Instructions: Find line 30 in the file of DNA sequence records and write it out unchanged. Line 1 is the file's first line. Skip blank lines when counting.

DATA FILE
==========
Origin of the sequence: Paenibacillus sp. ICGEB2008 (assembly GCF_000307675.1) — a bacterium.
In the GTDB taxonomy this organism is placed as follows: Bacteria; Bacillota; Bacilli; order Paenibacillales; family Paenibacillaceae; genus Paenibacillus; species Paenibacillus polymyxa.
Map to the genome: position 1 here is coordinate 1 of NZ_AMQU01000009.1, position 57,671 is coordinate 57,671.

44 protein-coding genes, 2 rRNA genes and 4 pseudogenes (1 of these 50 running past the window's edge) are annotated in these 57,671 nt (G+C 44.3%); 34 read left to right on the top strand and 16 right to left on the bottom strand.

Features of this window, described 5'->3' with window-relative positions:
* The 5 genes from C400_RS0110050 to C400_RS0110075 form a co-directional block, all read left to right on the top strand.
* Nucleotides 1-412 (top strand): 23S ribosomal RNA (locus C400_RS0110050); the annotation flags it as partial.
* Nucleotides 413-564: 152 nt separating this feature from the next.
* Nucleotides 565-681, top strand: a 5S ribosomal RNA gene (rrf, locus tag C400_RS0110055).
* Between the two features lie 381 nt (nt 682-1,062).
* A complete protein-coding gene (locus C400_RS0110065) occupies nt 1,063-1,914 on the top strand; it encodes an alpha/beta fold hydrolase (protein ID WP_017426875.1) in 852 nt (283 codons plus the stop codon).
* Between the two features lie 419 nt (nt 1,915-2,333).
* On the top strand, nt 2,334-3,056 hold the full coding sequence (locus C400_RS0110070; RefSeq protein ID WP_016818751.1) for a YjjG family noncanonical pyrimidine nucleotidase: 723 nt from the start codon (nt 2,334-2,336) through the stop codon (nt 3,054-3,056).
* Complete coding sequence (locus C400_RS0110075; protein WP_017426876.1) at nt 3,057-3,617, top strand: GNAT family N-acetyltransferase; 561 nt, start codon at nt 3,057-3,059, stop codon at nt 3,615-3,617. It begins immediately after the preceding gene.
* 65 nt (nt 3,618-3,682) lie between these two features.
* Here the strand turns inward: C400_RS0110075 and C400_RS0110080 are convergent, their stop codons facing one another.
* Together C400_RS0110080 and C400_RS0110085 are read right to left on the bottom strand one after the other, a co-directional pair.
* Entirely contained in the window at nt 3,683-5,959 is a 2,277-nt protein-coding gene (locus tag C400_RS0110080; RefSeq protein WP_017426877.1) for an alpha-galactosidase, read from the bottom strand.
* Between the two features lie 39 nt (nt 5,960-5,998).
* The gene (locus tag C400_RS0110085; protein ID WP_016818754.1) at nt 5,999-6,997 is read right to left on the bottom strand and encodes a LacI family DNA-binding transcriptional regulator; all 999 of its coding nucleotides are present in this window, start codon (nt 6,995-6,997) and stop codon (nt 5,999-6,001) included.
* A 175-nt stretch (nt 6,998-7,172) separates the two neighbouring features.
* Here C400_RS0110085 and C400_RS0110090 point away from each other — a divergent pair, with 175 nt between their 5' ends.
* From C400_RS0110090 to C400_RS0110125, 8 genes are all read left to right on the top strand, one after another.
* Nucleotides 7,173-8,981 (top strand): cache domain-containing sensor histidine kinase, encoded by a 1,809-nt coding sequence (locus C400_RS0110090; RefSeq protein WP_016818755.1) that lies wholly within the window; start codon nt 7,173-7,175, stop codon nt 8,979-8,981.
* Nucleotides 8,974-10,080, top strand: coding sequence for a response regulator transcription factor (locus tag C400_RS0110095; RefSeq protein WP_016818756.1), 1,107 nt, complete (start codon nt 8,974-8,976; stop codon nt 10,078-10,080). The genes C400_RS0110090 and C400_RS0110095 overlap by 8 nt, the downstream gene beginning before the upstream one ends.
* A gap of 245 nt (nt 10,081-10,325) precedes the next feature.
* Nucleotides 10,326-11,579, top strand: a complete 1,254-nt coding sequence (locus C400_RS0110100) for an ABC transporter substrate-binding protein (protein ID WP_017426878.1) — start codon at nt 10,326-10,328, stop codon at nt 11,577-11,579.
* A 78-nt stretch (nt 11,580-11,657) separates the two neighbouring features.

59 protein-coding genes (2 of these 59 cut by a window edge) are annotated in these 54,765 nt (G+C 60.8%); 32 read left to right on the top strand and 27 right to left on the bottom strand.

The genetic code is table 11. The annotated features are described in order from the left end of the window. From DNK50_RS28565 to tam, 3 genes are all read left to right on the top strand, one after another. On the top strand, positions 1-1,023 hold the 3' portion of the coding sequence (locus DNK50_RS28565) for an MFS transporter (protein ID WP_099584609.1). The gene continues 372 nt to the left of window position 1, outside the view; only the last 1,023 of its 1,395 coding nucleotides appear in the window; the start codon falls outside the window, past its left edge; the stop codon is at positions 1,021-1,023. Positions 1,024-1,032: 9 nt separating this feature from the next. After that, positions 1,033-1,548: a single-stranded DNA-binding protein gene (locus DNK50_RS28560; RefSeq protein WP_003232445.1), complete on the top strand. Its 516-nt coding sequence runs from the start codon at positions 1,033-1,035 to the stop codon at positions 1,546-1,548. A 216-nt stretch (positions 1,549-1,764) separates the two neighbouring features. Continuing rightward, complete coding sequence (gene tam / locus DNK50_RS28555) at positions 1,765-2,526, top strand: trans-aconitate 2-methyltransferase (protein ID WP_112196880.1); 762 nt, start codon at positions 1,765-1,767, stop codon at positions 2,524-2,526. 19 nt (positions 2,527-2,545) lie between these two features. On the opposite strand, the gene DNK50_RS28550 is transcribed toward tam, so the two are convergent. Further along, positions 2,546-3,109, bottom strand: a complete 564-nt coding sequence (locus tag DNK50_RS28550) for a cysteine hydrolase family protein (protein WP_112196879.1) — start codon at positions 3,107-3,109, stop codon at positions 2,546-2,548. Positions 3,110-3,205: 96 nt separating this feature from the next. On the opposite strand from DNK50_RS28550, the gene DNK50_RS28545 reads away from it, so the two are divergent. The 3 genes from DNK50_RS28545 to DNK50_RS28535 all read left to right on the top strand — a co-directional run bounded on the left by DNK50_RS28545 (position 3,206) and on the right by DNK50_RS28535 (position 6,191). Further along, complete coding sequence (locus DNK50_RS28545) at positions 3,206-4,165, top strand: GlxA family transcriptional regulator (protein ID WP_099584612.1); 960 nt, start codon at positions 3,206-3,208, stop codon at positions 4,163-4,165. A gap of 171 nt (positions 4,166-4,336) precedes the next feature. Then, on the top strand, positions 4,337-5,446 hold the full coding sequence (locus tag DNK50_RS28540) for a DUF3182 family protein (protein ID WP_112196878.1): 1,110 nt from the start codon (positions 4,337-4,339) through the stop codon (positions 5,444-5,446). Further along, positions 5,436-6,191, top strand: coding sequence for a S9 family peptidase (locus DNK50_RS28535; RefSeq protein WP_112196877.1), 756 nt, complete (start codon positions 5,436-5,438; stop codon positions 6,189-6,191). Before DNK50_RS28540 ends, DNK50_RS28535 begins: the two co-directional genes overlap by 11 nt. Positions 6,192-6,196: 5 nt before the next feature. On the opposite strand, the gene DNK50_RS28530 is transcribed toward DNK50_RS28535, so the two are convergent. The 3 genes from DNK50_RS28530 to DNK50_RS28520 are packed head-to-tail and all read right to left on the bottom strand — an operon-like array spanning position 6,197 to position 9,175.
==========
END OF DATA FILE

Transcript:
The genetic code is table 11. The annotated features are described in order from the left end of the window. From DNK50_RS28565 to tam, 3 genes are all read left to right on the top strand, one after another. On the top strand, positions 1-1,023 hold the 3' portion of the coding sequence (locus DNK50_RS28565) for an MFS transporter (protein ID WP_099584609.1). The gene continues 372 nt to the left of window position 1, outside the view; only the last 1,023 of its 1,395 coding nucleotides appear in the window; the start codon falls outside the window, past its left edge; the stop codon is at positions 1,021-1,023. Positions 1,024-1,032: 9 nt separating this feature from the next. After that, positions 1,033-1,548: a single-stranded DNA-binding protein gene (locus DNK50_RS28560; RefSeq protein WP_003232445.1), complete on the top strand. Its 516-nt coding sequence runs from the start codon at positions 1,033-1,035 to the stop codon at positions 1,546-1,548. A 216-nt stretch (positions 1,549-1,764) separates the two neighbouring features. Continuing rightward, complete coding sequence (gene tam / locus DNK50_RS28555) at positions 1,765-2,526, top strand: trans-aconitate 2-methyltransferase (protein ID WP_112196880.1); 762 nt, start codon at positions 1,765-1,767, stop codon at positions 2,524-2,526. 19 nt (positions 2,527-2,545) lie between these two features. On the opposite strand, the gene DNK50_RS28550 is transcribed toward tam, so the two are convergent. Further along, positions 2,546-3,109, bottom strand: a complete 564-nt coding sequence (locus tag DNK50_RS28550) for a cysteine hydrolase family protein (protein WP_112196879.1) — start codon at positions 3,107-3,109, stop codon at positions 2,546-2,548. Positions 3,110-3,205: 96 nt separating this feature from the next. On the opposite strand from DNK50_RS28550, the gene DNK50_RS28545 reads away from it, so the two are divergent. The 3 genes from DNK50_RS28545 to DNK50_RS28535 all read left to right on the top strand — a co-directional run bounded on the left by DNK50_RS28545 (position 3,206) and on the right by DNK50_RS28535 (position 6,191). Further along, complete coding sequence (locus DNK50_RS28545) at positions 3,206-4,165, top strand: GlxA family transcriptional regulator (protein ID WP_099584612.1); 960 nt, start codon at positions 3,206-3,208, stop codon at positions 4,163-4,165. A gap of 171 nt (positions 4,166-4,336) precedes the next feature. Then, on the top strand, positions 4,337-5,446 hold the full coding sequence (locus tag DNK50_RS28540) for a DUF3182 family protein (protein ID WP_112196878.1): 1,110 nt from the start codon (positions 4,337-4,339) through the stop codon (positions 5,444-5,446). Further along, positions 5,436-6,191, top strand: coding sequence for a S9 family peptidase (locus DNK50_RS28535; RefSeq protein WP_112196877.1), 756 nt, complete (start codon positions 5,436-5,438; stop codon positions 6,189-6,191). Before DNK50_RS28540 ends, DNK50_RS28535 begins: the two co-directional genes overlap by 11 nt. Positions 6,192-6,196: 5 nt before the next feature. On the opposite strand, the gene DNK50_RS28530 is transcribed toward DNK50_RS28535, so the two are convergent. The 3 genes from DNK50_RS28530 to DNK50_RS28520 are packed head-to-tail and all read right to left on the bottom strand — an operon-like array spanning position 6,197 to position 9,175.